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that currently exist to diverse voices joining the National Conversation and what
could be done to overcome these.
In collating all the interview material I have tried to draw out common themes
and particular insights which seemed to offer lessons worth sharing. I have given
greatest weight to those people who are closest to the subject they are talking
about. So, for example, on the subject of soaps it is the observations of writers,
producers, actors and directors who have been directly involved in them. 
The interviews often touched on painful experiences, stories of frustration and of
feeling marginalised in the broadcasting arena. They also included many
fascinating explorations of the creative process and what makes successful
programmes. It has been a real pleasure to meet so many bright, talented people
full of creative energy and passion for their work. I am very grateful to all those
who took the time to take part and hope this report does justice to their
Note on terminology:
Public service broadcasting There is no single definition but it is
commonly understood to share the following attributes: universality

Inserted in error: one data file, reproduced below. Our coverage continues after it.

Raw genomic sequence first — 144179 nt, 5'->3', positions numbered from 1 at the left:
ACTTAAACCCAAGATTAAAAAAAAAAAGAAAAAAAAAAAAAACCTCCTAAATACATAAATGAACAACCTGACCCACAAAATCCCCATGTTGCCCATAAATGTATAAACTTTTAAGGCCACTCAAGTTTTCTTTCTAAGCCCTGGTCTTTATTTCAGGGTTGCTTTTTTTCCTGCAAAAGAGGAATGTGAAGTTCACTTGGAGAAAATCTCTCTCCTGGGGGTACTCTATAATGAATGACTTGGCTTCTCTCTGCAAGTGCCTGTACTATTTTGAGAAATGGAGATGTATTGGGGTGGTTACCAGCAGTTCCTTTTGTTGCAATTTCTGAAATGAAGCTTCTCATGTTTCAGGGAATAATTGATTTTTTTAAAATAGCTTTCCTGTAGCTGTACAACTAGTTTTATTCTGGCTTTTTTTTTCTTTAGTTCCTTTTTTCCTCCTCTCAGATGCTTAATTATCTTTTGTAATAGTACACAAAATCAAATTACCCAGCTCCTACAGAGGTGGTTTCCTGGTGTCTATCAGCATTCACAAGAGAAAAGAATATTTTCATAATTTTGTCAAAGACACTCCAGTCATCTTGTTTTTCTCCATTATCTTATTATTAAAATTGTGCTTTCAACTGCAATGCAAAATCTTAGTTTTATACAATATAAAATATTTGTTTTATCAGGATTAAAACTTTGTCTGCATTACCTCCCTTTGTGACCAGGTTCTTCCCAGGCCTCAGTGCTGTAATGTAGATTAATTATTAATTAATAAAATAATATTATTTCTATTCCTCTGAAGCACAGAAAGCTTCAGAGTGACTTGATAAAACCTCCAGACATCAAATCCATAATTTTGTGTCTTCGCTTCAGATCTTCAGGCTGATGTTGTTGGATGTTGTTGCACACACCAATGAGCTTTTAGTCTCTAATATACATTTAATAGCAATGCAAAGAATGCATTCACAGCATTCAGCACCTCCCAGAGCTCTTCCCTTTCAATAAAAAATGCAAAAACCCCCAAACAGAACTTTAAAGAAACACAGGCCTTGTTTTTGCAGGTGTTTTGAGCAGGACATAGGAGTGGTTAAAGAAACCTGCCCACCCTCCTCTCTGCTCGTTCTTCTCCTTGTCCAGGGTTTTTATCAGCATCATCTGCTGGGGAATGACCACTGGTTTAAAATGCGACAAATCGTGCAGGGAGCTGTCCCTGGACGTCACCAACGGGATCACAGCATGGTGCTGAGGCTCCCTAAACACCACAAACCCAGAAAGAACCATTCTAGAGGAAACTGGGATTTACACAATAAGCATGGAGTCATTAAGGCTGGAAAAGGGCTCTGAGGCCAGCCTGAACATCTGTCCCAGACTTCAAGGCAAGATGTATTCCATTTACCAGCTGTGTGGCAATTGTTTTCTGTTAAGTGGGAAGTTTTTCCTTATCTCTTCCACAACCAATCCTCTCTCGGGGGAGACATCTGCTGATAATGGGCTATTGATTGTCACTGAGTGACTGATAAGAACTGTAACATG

(available to everyone and free at the point of delivery); range and quality
that the commercial marketplace might not provide; impartiality and
independence, particularly in news and current affairs; and an aspiration
to reflect the nation to itself. 
Cultural diversity My own view is that cultural diversity is about more
than ethnic diversity, and that both meanings of culture (i.e. a way of life
and the creation and production of art and ideas) should come together
when we talk about cultural diversity in the media. However, I am aware
that the term is generally used in a more narrow sense and this ambiguity
will be explored further in the report.
Descriptions of ethnicity I am uncomfortable with using terms such as
White, Black or Asian as they seem reductive and inadequate for
describing people or their perspectives. However these terms are difficult
to avoid in a report such as this one as they are so widely used in
discussions about cultural diversity, albeit with different political and social
meaning. I noticed that the term “Black and Asian” was frequently used as
shorthand to indicate all people from visible ethnic minorities. When
specific reference was made, for example, to African or Caribbean people I
have used those terms instead. Wherever possible I have left people to
self-identify. (See the appendix for the self-identifying terms that
interviewees used.)